Turn off the TV, take slow, deep breaths and pay attention to the pleasure of good food. Use your senses throughout the meal – taste, smell, textures – food should be enjoyed, after all. Savour every bite instead of absent-mindedly snacking while thinking of something else. You’ll improve digestion by putting your body into “rest and digest” mode and giving it all the right signals to trigger the necessary digestive enzymes. Not to mention, conscious eating helps to reduce the chance of overeating to the point of feeling too full.

5. Chew Your Food Properly

What’s the rush? When you chew your food, you’re starting the digestive process. The mechanical action of your teeth breaks food into smaller pieces to increase its surface area so digestive enzymes can work. Chewing also triggers the production of saliva, the first enzyme in a cascade of different enzymes, each triggering the next to achieve complete digestion and absorption of nutrients from your food. 

Aim to chew your food 20 – 30 times before you swallow for the best results. That’s right, just like Grandma told you.

6. Support Your Digestive Enzymes

If chewing your food doesn’t go far enough towards easing an overly-full feeling after meals, try supporting your digestive enzymes more directly. This can mean taking a shot of apple cider vinegar before meals to provide enough acid to trigger stomach digestion. Alternatively, chewable digestive enzymes made from papaya and pineapple actively break down protein in your food, and more comprehensive and targeted digestive enzyme supplements are available too.

7. Feed Your Good Bacteria

good bacterias

good bacterias impact to your digestion

Your digestive tract contains trillions of good bacteria that support gut health by breaking down specific carbohydrates, soothing the gut wall and producing hormones such as serotonin, the “feel-good hormone”. Maintaining that microbiome is essential for avoiding digestive problems like gas, bloating, constipation, and diarrhea – and for mental health.

Make sure to eat a wide variety of healthy whole foods to help sustain them and fermented foods to help replenish them. These include unsweetened probiotic yogurt, kimchi, kefir, miso, and sauerkraut.

Probiotic supplements can help replenish and balance your gut bacteria if food alone isn’t enough. In addition, research suggests they’re an effective supplement to reduce the symptoms of existing digestive problems.

8. Move Your Body

This brings us back to the quote from digestive health pioneer Dr Bernard Jensen: “After your meal, sit a while, then walk a mile.” The reason for this suggestion is simple: When you move, your digestive system moves. Scientists have found that exercise can improve the rate at which you digest food. Gravity and movement stimulate peristalsis by helping to trigger various “fullness” receptors in your colon. This results in more muscle movements pushing your digested food through the digestive tract at a regular pace.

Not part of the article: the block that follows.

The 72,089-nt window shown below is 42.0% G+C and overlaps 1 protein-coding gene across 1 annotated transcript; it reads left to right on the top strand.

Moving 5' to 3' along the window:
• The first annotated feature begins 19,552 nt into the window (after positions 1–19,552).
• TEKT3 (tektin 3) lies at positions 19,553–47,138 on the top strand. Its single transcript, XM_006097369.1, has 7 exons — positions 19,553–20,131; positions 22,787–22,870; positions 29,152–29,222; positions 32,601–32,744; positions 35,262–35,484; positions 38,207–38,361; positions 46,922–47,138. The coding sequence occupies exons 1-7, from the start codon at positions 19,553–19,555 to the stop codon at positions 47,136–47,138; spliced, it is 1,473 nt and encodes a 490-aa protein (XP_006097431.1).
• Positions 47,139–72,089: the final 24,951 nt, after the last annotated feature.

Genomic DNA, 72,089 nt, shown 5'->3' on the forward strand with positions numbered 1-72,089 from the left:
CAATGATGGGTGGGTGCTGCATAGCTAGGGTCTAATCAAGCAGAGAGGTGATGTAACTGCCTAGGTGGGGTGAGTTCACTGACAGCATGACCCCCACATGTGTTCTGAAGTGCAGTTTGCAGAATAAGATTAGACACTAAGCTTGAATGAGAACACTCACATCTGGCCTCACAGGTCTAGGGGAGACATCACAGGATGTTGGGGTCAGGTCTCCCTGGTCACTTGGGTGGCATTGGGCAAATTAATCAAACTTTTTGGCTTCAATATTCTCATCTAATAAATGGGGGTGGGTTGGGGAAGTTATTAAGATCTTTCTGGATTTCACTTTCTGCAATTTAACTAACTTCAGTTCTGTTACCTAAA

By the way, exercise also reduces stress, boosts energy, improves mood and supports good heart health.

Digestive symptoms like bloating, diarrhea and indigestion shouldn’t be holding you back from enjoying life. If you’d like to talk about further strategies, lab tests to check the status of your microbiome, or you want help creating a plan to implement these tips, give me a call!


Dr Bernard Jensen. Dr Jensen’s Guide to Better Bowel Care: A Complete Program for Tissue Cleansing through Bowel Management. Avery; 1190th ed. edition (Sept. 1, 1998)

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Everhart JE, editor. The burden of digestive diseases in the United States. US Department of Health and Human Services, Public Health Service, National Institutes of Health, National Institute of Diabetes and Digestive and Kidney Diseases. Washington, DC: US Government Printing Office, 2008; NIH Publication No. 09-6443.

Boekema PJ, Samsom M, van Berge Henegouwen GP, Smout AJ. Coffee and gastrointestinal function: facts and fiction. A review. Scand J Gastroenterol Suppl. 1999;230:35-9. doi: 10.1080/003655299750025525. PMID: 10499460.

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McFarland LV. A systematic review of probiotics to correct dysbiosis of normal microbiota following disease or disruptive events. BMJ Open. 2014 Aug 25;4(8):e005047. doi: 10.1136/bmjopen-2014-005047. PMID: 25157183; PMCID: PMC4156804.

Dr. Matt le Roux is a man of many talents: chiropractor, sports scientist and functional medicine practitioner. His science-based approach motivates him to explore the synergy between health and performance that changes the way you move, live, train, think, and eat.

Dr Matt le Roux

Chiropractor, Functional medicine practitioner